How to Get Around Town While Standing in Place : Technology: User-friendly screens at Perkins Public Services Building are a preview of larger LNX electronic information system expected next year.
Do you have a parking ticket to pay? Looking for a city rebate for installing a water-conserving toilet?
Maybe you are seeking information on how to deal with the incessant barking of a neighbor’s dog.
The solutions can be found at the city’s new Gene Perkins Public Services Building in the Civic Center.
But once you get there, where do you go?
Two user-friendly computerized directories at entrances to the three-story building at 141 N. Glendale Ave. have the answers. Just touch the appropriate category on the monitor screen and, Eureka!, a mini-movie will appear to show you where to go and how to get there, complete with the image of an elevator ascending, for example, to the third floor (the elevator bell rings on arrival).
If you don’t have a microchip for a brain, a friendly female voice and the screen will repeat instructions as many times as it takes for you to absorb the information.
It is the first step in the city’s new computer system, called LNX (pronounced LINKS), unveiled Tuesday. Eventually, users will be able to access all kinds of local information just by using a terminal at a city library or other public building, or even from a kiosk on Brand Boulevard or a home or office computer.
The service launched this week is just a preview--sort of a glorified electronic directory of who’s who and what’s where at the Civic Center.
But don’t try to find the mayor or city manager just yet; they are not in the system. That will come later this year as the city installs more terminals at other city buildings and libraries.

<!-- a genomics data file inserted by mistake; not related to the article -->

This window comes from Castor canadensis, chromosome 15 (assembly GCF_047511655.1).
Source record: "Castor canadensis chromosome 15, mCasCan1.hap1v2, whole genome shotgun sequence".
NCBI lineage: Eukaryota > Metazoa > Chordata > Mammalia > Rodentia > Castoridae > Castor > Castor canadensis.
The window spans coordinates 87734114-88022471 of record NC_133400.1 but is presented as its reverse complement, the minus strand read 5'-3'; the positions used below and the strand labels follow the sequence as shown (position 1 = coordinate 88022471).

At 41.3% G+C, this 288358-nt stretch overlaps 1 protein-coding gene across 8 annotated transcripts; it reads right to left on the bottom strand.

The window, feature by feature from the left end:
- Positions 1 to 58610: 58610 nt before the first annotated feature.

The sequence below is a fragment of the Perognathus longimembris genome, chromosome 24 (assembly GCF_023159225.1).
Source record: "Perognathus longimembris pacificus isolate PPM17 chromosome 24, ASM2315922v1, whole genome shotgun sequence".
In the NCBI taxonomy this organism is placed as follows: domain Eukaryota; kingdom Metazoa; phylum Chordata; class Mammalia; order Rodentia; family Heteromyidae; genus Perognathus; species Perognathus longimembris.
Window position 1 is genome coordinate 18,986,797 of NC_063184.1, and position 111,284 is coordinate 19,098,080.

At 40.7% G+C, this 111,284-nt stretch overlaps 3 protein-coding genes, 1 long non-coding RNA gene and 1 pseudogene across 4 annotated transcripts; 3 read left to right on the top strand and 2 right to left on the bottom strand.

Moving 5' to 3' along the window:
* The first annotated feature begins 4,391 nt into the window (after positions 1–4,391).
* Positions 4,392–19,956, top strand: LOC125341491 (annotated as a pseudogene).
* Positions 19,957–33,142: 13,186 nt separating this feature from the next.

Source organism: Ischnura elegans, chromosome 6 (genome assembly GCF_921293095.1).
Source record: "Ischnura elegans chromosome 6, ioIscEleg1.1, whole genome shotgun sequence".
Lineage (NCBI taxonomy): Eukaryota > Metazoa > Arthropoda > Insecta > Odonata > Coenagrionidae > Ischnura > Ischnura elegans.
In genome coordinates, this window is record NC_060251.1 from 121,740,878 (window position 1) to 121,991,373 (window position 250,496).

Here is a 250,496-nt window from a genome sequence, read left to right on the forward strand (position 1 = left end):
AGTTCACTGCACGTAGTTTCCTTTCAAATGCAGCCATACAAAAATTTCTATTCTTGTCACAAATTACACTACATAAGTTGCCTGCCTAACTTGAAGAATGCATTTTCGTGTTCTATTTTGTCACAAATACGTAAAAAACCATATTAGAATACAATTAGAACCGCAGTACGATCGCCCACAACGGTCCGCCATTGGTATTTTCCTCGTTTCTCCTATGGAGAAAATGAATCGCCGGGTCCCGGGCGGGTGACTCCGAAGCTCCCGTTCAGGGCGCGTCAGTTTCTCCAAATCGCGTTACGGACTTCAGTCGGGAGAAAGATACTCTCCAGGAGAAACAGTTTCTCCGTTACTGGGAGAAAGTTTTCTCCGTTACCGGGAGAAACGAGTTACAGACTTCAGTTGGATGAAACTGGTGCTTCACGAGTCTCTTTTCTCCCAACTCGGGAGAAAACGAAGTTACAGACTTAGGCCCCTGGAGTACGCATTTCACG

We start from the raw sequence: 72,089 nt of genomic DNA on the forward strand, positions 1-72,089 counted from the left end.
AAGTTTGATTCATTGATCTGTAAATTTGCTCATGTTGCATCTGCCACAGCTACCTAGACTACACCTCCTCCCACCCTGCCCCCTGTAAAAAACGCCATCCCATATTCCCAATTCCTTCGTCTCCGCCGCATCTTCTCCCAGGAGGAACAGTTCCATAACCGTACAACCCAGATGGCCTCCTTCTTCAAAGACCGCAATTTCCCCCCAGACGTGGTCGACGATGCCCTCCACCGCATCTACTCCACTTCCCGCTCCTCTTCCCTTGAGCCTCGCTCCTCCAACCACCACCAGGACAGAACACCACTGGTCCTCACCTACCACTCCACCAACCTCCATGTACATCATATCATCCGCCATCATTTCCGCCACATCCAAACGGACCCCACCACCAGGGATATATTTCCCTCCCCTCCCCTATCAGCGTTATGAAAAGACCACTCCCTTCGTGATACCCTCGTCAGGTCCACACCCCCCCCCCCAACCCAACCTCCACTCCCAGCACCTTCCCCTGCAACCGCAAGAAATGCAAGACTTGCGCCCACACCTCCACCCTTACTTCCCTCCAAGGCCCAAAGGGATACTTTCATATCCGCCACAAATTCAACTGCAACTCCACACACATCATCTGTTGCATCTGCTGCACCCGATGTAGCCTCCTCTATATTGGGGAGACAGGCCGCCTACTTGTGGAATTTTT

The directories are as easy to use as a television. There is no keyboard with banks of commands. Instead, colorful, animated choices with spinning question marks pop onto the screen, leading users step by step in their quest for the proper person or department. The viewer “flies through” the building by watching a video guide that shows hallways, windows and doors along the route.
The program not only is simple--even for the computer illiterate--it’s also fun. Initial users this week could be seen lingering at the directories, challenging them with a variety of questions to learn the scope of information available.
The directories are only a glimpse of the capabilities of the LNX system, which will be activated after the first of the year, officials say.
Developed by the Glendale Library specifically for the city, the local electronic information system is considered technologically advanced beyond any other developed so far in the nation, said Ruth Thompson, the LNX systems administrator who has spearheaded the project for the past five years.
“It is the most complete project of its kind,” Thompson said. “It is more than the cutting edge, not only in technology, but in integrating all of the multimedia features” of sound, animation, graphics, even video.
While many cities, including Pasadena and Santa Monica, have developed so-called “City Hall in the Mall” electronic information bulletin boards, Glendale’s is the first that will offer on-line, up-to-date, interactive services combined with advanced graphics capabilities, Thompson said.
She said more than 50 cities, counties and universities throughout the country have expressed interest in purchasing the system from Glendale once licensing is completed next year.